PENN STATE FOOTBALL: O'Brien pleased about restored scholarships
Bill O’Brien will soon have a few more scholarships to offer when he hits the recruiting trail.
He also has more reasons to stick around State College and finish his contract at Penn State.
On Tuesday, the Nittany Lions got some rare good news from the NCAA, which will restore some of the scholarships taken from the school as part of the punishment over the Jerry Sandusky scandal. Five will be reinstated next year, and more will be phased in until the school reaches normal totals in 2016-17.
“We have to keep doing what we’re doing,” O’Brien said, “which is work extremely hard to do what’s right for our football program here, for our players, our student-athletes, and most importantly, for the university.”
The NCAA credited the school for making significant improvements to its athletics programs after the Sandusky scandal. The scholarship amount will continue to increase until Penn State reaches the full allocation of 25 initial football scholarships in 2015-16 and 85 total in 2016-17.
While the surprising reversal won’t help this year’s Nittany Lions (3-1), O’Brien was pleased the sanctions were eased for the long-term health of the program.
“It’s more about the future,” the second-year coach said.
Even better for Penn State, the NCAA said it also may reduce the postseason play ban, depending on the university’s future progress.
The NCAA said the unanimous decision by its executive committee was based on the recommendation of former U.S. Sen. George Mitchell, who has been serving as Penn State’s athletics integrity monitor.
With more players on the roster and the bowl ban potentially lifted, O’Brien would have more incentive to stay at Penn State. That’s certainly good news in Happy Valley, where O’Brien has been embraced as a worthy successor to Hall of Famer Joe Paterno.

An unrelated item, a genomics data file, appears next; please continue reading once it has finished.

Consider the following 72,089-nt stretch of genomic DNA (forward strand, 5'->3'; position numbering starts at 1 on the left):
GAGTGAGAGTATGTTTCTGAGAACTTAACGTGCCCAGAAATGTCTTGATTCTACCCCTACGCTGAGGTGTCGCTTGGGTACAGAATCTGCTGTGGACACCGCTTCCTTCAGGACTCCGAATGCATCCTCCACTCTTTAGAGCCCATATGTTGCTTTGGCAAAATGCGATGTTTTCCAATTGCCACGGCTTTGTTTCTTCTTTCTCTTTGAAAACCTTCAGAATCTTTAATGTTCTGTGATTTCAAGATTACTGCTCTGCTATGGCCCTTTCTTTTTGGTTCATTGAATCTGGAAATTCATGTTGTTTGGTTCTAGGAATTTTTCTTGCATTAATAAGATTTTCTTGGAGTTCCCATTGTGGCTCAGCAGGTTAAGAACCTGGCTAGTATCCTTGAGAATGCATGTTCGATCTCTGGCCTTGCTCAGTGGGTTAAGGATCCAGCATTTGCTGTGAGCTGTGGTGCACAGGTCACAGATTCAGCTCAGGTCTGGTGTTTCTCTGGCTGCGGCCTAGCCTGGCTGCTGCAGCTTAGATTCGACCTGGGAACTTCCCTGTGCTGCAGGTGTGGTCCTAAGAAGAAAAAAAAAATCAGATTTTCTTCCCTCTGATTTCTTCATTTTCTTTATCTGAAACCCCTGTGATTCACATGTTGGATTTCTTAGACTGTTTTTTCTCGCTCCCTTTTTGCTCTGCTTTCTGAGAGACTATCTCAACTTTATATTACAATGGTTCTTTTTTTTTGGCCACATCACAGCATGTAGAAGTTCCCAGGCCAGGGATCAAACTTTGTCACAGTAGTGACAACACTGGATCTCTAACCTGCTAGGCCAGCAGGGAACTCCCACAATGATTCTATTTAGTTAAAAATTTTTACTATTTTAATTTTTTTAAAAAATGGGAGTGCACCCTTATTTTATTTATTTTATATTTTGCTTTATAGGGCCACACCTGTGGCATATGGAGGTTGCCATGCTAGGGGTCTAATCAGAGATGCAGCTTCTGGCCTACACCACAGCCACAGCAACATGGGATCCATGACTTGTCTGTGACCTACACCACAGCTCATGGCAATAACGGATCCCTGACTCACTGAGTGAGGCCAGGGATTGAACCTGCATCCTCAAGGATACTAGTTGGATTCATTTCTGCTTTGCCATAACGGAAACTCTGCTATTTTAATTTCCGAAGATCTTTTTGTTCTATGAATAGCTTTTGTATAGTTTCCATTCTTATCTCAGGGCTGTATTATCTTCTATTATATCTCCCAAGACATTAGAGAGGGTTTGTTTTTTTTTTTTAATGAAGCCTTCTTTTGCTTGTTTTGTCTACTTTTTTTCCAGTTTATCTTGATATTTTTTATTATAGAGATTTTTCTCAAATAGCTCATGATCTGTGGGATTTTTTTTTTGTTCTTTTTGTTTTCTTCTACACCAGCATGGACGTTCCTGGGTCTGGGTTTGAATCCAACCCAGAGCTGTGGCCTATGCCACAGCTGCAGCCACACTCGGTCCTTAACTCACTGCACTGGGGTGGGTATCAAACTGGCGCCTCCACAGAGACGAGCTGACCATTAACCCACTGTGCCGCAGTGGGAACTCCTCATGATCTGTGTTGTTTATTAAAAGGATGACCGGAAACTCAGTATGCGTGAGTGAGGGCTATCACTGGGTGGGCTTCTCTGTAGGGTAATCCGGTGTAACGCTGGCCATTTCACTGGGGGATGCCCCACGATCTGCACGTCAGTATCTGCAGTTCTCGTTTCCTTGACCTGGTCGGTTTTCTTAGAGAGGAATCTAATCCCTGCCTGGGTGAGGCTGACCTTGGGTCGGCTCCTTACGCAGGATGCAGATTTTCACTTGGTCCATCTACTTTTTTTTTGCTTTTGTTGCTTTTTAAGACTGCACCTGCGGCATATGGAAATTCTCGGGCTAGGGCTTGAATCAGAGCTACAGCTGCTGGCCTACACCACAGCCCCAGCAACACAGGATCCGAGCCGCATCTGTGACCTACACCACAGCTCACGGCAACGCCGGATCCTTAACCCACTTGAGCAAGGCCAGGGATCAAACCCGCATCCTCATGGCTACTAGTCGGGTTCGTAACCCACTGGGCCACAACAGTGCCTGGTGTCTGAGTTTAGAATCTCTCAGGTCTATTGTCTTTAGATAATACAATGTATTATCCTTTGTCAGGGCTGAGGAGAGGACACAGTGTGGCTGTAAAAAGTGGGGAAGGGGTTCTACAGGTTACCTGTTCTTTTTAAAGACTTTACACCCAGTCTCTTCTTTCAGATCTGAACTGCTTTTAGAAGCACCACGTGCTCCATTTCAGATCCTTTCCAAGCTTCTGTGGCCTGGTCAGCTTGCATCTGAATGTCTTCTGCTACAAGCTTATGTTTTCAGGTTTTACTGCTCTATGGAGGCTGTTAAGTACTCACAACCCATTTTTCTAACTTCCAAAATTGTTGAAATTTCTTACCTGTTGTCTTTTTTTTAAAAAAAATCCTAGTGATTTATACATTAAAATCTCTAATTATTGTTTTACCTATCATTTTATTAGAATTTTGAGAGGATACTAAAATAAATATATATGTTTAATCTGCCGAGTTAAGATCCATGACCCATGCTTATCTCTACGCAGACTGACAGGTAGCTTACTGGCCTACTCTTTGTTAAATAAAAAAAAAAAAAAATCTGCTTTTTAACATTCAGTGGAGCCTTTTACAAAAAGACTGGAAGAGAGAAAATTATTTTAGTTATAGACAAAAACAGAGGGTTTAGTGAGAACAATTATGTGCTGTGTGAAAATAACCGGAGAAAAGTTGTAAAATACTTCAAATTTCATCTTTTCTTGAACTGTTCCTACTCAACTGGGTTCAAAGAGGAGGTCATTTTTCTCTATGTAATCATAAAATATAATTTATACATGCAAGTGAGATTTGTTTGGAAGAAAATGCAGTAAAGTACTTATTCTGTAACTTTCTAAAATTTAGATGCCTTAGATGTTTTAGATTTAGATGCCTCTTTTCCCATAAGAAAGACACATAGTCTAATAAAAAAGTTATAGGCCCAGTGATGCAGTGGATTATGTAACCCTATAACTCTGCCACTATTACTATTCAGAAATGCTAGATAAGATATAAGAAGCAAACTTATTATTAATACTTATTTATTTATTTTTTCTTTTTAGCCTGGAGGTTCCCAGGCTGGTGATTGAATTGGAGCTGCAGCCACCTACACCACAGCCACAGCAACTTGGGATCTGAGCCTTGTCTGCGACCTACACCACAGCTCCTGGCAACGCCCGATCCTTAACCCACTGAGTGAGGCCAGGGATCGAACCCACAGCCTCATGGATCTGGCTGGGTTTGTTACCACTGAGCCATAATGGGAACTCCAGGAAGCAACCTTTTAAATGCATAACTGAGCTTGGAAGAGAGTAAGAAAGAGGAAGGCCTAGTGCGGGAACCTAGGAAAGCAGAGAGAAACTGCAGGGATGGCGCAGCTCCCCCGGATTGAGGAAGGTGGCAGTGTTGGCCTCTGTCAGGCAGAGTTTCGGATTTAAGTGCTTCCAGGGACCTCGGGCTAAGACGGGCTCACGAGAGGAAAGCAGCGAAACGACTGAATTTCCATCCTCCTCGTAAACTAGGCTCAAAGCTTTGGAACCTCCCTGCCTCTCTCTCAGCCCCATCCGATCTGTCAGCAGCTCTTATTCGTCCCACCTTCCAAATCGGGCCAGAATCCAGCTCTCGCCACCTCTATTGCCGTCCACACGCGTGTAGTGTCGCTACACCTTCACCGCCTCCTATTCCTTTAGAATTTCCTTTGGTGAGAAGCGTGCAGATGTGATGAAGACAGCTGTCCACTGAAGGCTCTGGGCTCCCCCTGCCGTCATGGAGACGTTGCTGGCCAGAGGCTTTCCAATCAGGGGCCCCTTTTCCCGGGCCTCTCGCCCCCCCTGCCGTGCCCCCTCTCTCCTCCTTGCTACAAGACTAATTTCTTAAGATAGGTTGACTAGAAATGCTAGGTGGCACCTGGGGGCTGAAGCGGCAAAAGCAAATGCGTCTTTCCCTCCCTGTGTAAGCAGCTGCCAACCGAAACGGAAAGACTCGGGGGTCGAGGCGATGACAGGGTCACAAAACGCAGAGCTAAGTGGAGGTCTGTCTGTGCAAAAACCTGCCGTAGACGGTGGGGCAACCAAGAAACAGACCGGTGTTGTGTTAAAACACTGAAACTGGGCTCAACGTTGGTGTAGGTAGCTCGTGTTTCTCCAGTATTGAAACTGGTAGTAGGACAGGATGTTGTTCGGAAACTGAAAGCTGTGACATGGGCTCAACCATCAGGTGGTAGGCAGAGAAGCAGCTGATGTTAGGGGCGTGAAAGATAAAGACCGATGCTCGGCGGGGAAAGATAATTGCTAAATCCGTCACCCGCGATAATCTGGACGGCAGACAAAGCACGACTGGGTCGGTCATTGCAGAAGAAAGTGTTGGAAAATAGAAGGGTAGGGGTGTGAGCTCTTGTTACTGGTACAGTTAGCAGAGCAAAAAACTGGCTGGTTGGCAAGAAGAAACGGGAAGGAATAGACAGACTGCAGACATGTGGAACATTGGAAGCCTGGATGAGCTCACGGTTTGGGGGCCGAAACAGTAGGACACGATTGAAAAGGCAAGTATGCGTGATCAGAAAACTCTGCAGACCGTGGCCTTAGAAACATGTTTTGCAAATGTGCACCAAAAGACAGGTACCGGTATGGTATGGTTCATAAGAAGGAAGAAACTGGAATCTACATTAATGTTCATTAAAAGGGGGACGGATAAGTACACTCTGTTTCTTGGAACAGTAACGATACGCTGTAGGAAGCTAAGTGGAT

O’Brien replaced Paterno, who was fired in November 2011 in the aftermath of Sandusky’s arrest on child sex abuse charges. Paterno died about two weeks after O’Brien was hired in January 2012.
O’Brien received a nearly $1 million raise in June after his debut season at Penn State. Counting compensation for radio and television work and a Nike contract, O’Brien’s total deal this year would be worth more than $3.2 million.
He led the Nittany Lions to an 8-4 record after the program was hit by the landmark NCAA sanctions and by player defections weeks before the start of the 2012 season.
The sanctions included a four-year bowl ban, which would expire after the 2015 season, and a $60 million fine to be paid in five annual installments ending in 2016.
The team was also limited to 65 scholarship players — 20 less than allowed for FBS schools — for a four-year period starting in 2014 and ending after the 2017-18 academic year.
Now that last punishment has been reduced.
O’Brien’s success sparked interest from NFL teams, including the Eagles and Browns. He electrified Penn State’s offense with schemes similar to the high-scoring Patriots.
He’s helped put the program on the right path.
“We’ve made mistakes and we’ve owned up to those,” he said. “Like, if we sent an improper text or made an extra phone call, we’ve tried to report that right away. We try to do things the right way. We’re certainly not perfect.”
The NCAA’s decision to ease the scholarship restrictions won’t appease critics who questioned whether the organization had the authority to punish the football team over the Sandusky scandal. Paterno’s son Jay, a former assistant coach, and ex-cornerback Stephon Morris were among those ripping the NCAA on Twitter on Tuesday.
O’Brien said it was difficult to recruit, simply because the numbers forced him to sign few players certain positions. But the program has kept afloat, O’Brien said, because he was pitching a great university.
“We always felt once we were able to get a young man and his parents here on campus, the place sold itself,” he said. “It’s a place where you can get a fantastic degree. It’s a place where you can play in the Big Ten. As far as recruiting the individual athlete, that was never difficult here.”